New Delhi: Science and Technology Minister Kapil Sibal had announced that rainfall would be 'near normal' this year, but the real situation is much different than the prediction. However, India Meteorological Department (IMD) still insists that the rainfall will be normal in time to come, but farmers from the worst affected states are not buying it.
"We expect the monsoon to be near normal this year," said a rather optimistic Mr Sibal.
However, the reality is that the June to September monsoon, which accounts for four-fifth of the nation's annual rainfall, was 33 per cent below average in the week ended July 23.
Kishore Aggarwal, a farmer from the distressed district of Vidharbha has been waiting for the rains since April. But like many others he too is frustrated waiting for the rains.
"I don't trust the government records anymore. We feel that this is a conspiracy against us," he says.
It's the same story in Andhra Pradesh's Warangal, where Malliah another farmer has been helplessly waiting for the rains.
"We are helpless and are only trying our luck," he says.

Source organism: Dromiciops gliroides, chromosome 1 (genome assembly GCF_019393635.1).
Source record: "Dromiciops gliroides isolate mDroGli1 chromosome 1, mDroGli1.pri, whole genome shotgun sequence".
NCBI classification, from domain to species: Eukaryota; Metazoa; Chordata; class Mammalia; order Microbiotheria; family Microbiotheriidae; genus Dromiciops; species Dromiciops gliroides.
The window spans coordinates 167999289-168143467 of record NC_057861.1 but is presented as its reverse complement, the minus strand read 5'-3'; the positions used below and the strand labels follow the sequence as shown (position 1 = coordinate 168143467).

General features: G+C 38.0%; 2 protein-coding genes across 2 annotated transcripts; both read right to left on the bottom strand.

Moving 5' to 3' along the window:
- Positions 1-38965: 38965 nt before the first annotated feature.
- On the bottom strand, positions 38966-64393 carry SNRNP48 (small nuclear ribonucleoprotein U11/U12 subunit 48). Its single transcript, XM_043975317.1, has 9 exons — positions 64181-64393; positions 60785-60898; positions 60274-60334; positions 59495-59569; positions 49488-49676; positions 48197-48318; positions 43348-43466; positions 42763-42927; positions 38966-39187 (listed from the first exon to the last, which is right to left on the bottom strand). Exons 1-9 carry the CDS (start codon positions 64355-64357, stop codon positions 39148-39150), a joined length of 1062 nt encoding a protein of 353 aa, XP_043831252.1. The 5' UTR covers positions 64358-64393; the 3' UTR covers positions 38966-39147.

While the south and west are reeling under drought-like conditions, rain gods have blessed northern parts of the country.
"At present in general the entire southern parts of India is having deficient rainfall activity, however, in the north there is a lot of rain," explains Dir-Weather Central, Met Dept, A B Mazumdar.
And farmers in north India are reaping the benefits of a good monsoon.
"We have benefited from the monsoon and we saved fuel," says Gurudev Singh, a farmer in the Roopnagar area of Punjab.
With the uneven bouts of rainfall not expected to ease any time soon, the government faces another challenge this time of taming a setback in the agriculture sector.